went pretty cheap. We just couldn't pass it up. But hey, even Chuck E Cheese has kiddie rides and arcade games.
Special thanks go out to Karen, Ann and Kent for hauling some of our stash back for us.
Click here to read more about the auction, the Radikal Bikers game
and kiddie ride that I picked up
I picked up a broken Donkey Kong cocktail a few months ago to turn a little profit. I already have a Donkey Kong, but this one was too cheap
to pass up. I fixed and sold this game 38 days ago. For 38 days it sat waiting to be picked up. Today it was finally picked up. What the hold
up was, I don't know. I do know that I should have charged a storage fee.
The buyer was supposed to pay in cash, but after 2 weeks I realized he wasn't coming anytime soon. I asked him to pay electronically via Paypal or else I
would have to relist the machine for sale. He obliged and paid. Unfortunately, I think that gave him all the more reason to come at his earliest convenience. That turned
out to be one month later.
LESSON LEARNED: Always print in your auctions,
"Item must be paid for within 5 days of the auction's end. Item must then be picked up within 10 days."
Recently I went to Whippoorwill Lake in Leopold, MO. While at the beach I spied an outside pavillion
with what appeared to be a small lakeside arcade. There was a 100CD jukebox, a Ms. Pacman, a Megatouch XL, Trophy Hunting,
Whirlwind pinball and San Francisco Rush the Rock. All looked good but I thought that was a bit bizarre being lakeside
with moisture and exposed to all the elements. Well that night it rained and poured something fierce. The next morning I
stopped by the pavillion for a peak. The Trophy Hunting was completely dead. The Ms. Pacman appeared to be stuck on a startup screen,
but was still on. I then took a 1 hour walk around the lake and came back. I looked at the Ms. Pacman and she gave up the ghost.
The screen was blank. I unplugged the power cord, plugged it back in, turned the power switch off and on and there was still nothing.
I guess it just goes to show, nice concept, poor execution. Arcade machines and water are a bad thing.
There comes the time in every collectors life that they have to sell off a few games. The reasons are many.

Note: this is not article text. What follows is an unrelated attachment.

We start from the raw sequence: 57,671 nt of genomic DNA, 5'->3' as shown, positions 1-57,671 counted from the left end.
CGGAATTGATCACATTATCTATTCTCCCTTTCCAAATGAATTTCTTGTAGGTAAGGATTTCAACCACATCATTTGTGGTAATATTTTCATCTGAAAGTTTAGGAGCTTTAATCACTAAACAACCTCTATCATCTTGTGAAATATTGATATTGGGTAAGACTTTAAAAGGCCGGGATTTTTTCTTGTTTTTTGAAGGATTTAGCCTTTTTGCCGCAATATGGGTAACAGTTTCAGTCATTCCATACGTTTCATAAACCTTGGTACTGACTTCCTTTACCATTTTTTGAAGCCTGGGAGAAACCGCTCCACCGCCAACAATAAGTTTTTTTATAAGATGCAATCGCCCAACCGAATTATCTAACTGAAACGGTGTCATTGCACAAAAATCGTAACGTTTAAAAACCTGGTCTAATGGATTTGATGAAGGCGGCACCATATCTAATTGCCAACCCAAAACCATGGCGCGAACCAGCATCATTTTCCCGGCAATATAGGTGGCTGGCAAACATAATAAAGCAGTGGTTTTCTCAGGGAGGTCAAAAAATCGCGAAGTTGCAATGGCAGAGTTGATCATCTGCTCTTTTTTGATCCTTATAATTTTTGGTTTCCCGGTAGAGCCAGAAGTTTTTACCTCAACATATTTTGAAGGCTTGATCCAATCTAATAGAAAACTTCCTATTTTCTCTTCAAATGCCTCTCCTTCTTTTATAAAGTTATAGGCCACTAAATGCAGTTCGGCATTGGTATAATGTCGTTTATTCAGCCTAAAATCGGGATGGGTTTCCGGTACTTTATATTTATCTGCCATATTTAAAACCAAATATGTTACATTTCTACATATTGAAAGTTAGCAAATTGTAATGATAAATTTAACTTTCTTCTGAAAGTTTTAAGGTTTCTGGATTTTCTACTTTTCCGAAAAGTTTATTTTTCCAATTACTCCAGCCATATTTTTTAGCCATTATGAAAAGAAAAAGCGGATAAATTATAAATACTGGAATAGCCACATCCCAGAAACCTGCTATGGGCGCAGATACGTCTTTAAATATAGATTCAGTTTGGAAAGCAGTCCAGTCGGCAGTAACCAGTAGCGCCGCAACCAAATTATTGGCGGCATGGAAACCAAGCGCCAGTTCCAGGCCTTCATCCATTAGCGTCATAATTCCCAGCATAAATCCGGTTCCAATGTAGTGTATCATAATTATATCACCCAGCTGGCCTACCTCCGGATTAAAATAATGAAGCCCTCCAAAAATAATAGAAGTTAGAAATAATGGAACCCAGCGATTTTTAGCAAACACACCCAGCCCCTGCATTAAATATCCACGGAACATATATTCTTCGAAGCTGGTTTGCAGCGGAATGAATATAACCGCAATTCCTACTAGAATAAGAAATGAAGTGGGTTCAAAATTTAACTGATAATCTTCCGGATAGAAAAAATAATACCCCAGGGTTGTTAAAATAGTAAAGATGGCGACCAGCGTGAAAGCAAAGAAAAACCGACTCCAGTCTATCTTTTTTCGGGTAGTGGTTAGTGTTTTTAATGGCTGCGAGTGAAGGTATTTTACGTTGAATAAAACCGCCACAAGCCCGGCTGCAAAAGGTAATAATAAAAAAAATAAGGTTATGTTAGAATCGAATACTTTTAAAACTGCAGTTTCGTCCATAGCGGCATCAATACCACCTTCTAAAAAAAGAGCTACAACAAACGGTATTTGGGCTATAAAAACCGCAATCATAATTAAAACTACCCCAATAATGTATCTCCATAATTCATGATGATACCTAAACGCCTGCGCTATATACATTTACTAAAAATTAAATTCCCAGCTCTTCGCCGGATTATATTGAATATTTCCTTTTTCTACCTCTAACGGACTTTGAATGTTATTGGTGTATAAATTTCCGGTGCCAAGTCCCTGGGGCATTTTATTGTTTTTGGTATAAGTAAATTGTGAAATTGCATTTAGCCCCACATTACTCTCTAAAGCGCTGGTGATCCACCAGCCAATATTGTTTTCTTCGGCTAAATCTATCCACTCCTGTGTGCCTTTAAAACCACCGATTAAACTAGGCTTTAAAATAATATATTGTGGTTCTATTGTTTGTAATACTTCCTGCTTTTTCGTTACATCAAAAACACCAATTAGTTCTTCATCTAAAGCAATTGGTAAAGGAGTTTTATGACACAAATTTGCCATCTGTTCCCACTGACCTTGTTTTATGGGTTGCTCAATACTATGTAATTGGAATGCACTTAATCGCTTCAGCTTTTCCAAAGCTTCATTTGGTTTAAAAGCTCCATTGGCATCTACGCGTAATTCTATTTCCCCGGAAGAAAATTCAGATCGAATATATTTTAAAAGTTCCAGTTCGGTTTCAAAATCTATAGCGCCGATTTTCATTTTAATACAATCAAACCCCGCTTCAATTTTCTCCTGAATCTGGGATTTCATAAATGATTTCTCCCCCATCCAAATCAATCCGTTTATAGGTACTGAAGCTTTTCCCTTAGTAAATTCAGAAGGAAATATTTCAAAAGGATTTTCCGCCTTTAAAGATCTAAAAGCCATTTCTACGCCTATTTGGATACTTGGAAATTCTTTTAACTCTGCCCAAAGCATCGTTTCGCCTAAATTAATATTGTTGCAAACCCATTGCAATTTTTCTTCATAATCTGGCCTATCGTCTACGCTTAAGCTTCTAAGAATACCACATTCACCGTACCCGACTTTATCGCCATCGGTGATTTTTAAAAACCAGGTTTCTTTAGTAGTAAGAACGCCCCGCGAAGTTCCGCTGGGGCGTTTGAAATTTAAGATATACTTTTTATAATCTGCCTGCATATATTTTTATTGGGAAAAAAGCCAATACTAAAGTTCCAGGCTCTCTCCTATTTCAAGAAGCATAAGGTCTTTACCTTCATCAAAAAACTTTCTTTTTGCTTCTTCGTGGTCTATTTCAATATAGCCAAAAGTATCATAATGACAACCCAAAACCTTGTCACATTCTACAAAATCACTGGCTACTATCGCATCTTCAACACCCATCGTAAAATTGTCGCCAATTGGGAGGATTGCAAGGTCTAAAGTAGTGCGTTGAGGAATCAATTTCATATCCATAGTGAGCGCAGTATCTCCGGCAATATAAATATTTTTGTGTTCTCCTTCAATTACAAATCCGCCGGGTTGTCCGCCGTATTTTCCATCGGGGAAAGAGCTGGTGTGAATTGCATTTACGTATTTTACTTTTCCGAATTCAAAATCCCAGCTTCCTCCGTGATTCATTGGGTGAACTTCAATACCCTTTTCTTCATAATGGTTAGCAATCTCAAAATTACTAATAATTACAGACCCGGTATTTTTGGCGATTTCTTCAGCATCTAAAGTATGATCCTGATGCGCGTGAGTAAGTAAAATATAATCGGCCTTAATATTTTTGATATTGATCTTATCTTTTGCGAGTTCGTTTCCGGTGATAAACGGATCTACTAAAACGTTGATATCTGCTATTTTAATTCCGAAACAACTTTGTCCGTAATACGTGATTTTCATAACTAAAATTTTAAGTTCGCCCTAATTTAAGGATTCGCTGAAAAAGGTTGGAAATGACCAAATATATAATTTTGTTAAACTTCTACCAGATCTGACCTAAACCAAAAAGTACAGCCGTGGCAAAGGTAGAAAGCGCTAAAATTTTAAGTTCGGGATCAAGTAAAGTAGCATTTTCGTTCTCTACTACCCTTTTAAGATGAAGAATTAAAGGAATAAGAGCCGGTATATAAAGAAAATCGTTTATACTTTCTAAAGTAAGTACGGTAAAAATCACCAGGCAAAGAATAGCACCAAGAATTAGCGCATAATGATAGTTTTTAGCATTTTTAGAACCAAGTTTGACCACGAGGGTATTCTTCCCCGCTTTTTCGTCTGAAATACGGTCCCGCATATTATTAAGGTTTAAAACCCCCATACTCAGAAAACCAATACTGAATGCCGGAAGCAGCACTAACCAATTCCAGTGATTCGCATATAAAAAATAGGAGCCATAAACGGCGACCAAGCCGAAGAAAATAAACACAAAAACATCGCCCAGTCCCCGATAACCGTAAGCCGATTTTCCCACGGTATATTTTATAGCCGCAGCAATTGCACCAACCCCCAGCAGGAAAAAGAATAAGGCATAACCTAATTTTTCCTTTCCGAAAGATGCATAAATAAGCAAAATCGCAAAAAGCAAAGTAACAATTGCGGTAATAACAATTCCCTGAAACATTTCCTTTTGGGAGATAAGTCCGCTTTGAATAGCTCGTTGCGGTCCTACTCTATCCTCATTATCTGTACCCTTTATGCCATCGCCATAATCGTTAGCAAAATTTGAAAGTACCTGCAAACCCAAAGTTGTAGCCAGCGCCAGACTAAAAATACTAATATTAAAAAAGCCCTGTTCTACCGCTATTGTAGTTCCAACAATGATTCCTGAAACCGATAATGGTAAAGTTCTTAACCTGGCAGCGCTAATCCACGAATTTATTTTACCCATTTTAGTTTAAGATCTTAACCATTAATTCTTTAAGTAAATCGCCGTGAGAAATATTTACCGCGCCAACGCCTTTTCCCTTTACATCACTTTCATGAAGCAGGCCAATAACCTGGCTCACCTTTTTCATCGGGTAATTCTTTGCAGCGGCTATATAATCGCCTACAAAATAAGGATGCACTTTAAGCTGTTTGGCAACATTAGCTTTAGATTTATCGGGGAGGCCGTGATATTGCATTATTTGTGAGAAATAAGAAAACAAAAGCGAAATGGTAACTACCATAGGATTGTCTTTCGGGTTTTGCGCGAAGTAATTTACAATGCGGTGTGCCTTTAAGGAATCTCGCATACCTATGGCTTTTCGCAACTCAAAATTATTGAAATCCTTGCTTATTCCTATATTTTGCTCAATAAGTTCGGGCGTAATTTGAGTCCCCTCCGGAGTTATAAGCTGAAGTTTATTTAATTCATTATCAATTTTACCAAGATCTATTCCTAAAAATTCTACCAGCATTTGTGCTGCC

Sometimes we need the cash to fund another game purchase. Sometimes we need the room for a new game. Then, every once in a blue moon,
we actually tire of a game and decide to pass it on to the next person for their enjoyment.
For me it was all of the above. So I put Elevator Action and Road Riot 4WD up for sale on Craigslist. For some reason my kids wouldn't
go near Elevator Action. They said the just didn't get it, although the instructions were clearly printed on the game bezel. Then the Road Riot 4WD has
not received any love ever since I got the totally insane, totally awesome, totally collectible Outrun driving game. Excellent.
So there you have it. A nice gentleman opening up a vintage collectible store purchased the games. He was completely happy with them, and sent me
on my way with several issues of a new vintage gaming magazine he is publishing.
The Simpsons has been in syndication since 1989. I was an instant fan. The Simpsons and Beavis & Butthead cartoons skirted the rules for what was considered the norm.
Then the Simpsons arcade game came out in 1991. An arcade game starring one of my favorite cartoons? Of course I was hooked. Later on through the years my kids loved the show and the game. The great
thing about this game is its ability to play 4 players at once. I don't have any 4 player games, so I have been looking for one of these for awhile.
Well look no more...check out
The Simpsons Roadtrip